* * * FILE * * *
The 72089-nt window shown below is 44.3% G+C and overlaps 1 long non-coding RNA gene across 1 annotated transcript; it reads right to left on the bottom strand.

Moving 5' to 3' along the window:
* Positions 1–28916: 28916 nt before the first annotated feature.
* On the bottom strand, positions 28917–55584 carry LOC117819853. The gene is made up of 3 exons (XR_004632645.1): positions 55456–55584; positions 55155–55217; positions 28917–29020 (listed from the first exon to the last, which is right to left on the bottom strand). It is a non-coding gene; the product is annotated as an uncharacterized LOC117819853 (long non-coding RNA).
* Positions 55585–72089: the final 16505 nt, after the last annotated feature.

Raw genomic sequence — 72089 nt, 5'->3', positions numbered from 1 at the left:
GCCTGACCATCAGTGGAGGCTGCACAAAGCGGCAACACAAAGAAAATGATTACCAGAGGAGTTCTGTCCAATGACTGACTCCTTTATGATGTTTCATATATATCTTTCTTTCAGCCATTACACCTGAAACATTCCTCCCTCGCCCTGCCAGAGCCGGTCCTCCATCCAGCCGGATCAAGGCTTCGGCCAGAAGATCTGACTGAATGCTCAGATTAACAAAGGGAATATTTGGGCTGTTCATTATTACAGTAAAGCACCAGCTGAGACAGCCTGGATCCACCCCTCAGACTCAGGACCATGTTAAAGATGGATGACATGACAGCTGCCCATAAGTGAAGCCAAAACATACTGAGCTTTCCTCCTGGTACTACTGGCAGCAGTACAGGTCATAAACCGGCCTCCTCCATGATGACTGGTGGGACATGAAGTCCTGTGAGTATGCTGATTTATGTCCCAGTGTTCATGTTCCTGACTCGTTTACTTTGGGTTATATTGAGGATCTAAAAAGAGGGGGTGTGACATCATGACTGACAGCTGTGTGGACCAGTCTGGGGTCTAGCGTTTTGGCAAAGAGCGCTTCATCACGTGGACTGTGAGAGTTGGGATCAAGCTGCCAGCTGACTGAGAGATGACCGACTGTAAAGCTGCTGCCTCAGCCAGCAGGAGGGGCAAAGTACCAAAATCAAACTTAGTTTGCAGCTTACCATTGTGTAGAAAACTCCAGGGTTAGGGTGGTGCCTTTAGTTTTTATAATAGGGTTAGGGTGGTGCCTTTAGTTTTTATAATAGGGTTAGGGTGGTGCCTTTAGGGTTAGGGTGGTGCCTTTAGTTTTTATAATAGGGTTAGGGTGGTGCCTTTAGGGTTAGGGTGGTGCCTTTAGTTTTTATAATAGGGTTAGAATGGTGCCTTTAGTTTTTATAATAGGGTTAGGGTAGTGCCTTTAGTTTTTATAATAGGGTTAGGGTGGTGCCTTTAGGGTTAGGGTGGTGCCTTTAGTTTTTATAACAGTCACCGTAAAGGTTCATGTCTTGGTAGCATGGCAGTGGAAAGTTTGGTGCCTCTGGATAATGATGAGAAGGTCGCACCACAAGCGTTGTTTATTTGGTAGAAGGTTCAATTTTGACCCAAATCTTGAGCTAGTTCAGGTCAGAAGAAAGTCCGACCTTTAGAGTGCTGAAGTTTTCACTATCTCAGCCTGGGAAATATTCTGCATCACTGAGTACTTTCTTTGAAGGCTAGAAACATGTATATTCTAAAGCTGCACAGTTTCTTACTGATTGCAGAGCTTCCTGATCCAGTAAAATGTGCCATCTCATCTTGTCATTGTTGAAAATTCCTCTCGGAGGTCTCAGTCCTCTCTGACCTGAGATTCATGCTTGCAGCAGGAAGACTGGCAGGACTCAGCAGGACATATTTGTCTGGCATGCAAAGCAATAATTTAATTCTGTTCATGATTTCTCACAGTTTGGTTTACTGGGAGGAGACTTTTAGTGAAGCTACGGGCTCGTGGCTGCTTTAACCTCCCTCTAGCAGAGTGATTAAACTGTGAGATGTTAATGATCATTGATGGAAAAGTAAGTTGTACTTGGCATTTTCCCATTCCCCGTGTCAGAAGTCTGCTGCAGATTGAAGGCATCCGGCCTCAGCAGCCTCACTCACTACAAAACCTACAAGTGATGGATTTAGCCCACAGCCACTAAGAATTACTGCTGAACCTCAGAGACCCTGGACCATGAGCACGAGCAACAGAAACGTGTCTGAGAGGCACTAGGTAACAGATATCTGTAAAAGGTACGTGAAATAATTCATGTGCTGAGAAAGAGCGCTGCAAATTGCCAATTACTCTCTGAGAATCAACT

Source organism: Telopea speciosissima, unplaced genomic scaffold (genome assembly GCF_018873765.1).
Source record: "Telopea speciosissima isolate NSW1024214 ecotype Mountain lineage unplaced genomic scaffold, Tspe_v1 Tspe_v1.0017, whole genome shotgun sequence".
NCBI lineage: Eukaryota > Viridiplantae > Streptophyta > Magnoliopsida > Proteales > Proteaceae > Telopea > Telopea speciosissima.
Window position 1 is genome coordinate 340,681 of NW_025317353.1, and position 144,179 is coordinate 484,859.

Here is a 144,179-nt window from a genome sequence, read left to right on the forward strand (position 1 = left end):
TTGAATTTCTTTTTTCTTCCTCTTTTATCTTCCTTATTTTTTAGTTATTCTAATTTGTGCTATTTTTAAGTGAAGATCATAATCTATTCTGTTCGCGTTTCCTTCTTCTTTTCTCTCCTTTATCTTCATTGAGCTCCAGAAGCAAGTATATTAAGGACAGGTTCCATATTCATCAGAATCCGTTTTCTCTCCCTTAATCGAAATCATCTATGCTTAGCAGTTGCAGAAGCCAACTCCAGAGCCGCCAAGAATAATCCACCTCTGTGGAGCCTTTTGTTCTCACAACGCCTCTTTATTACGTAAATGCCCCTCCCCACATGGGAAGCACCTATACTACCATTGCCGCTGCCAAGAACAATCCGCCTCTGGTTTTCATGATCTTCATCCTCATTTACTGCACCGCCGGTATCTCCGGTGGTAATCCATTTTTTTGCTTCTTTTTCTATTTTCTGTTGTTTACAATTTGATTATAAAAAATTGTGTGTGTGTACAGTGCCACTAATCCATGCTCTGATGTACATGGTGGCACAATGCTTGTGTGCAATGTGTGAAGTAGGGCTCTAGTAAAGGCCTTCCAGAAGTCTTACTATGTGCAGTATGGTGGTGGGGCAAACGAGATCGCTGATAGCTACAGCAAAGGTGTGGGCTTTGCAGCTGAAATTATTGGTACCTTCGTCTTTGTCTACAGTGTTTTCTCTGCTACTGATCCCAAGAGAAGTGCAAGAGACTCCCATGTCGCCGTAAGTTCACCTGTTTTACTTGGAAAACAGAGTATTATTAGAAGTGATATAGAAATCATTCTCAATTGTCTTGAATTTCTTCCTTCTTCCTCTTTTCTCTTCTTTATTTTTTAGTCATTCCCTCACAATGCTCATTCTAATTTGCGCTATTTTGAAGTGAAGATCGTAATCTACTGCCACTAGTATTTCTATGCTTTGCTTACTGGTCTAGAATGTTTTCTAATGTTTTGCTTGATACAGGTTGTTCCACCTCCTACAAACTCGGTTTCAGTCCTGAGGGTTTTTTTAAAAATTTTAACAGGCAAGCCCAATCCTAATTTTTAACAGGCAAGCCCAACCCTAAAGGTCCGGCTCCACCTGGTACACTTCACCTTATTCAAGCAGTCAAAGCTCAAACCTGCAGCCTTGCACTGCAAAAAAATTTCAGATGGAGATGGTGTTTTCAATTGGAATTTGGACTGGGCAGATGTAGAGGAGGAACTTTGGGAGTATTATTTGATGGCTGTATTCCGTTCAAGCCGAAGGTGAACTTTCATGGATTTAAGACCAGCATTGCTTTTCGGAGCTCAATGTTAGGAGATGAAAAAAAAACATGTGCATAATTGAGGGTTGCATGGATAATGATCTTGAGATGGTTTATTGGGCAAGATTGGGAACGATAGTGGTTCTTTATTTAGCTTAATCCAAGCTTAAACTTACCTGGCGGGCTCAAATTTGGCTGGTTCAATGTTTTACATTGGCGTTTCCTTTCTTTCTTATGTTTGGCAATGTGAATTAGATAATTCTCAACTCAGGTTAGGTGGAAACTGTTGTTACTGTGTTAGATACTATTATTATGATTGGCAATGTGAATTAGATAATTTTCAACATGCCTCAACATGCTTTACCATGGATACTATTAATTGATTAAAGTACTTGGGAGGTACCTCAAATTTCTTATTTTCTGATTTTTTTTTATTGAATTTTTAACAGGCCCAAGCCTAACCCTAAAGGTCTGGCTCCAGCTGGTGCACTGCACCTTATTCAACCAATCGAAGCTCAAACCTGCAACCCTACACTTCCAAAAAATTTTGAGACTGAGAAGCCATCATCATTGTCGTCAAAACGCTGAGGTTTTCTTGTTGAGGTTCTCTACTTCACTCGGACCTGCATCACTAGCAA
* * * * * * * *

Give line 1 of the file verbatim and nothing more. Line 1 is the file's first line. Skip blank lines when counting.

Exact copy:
The 72089-nt window shown below is 44.3% G+C and overlaps 1 long non-coding RNA gene across 1 annotated transcript; it reads right to left on the bottom strand.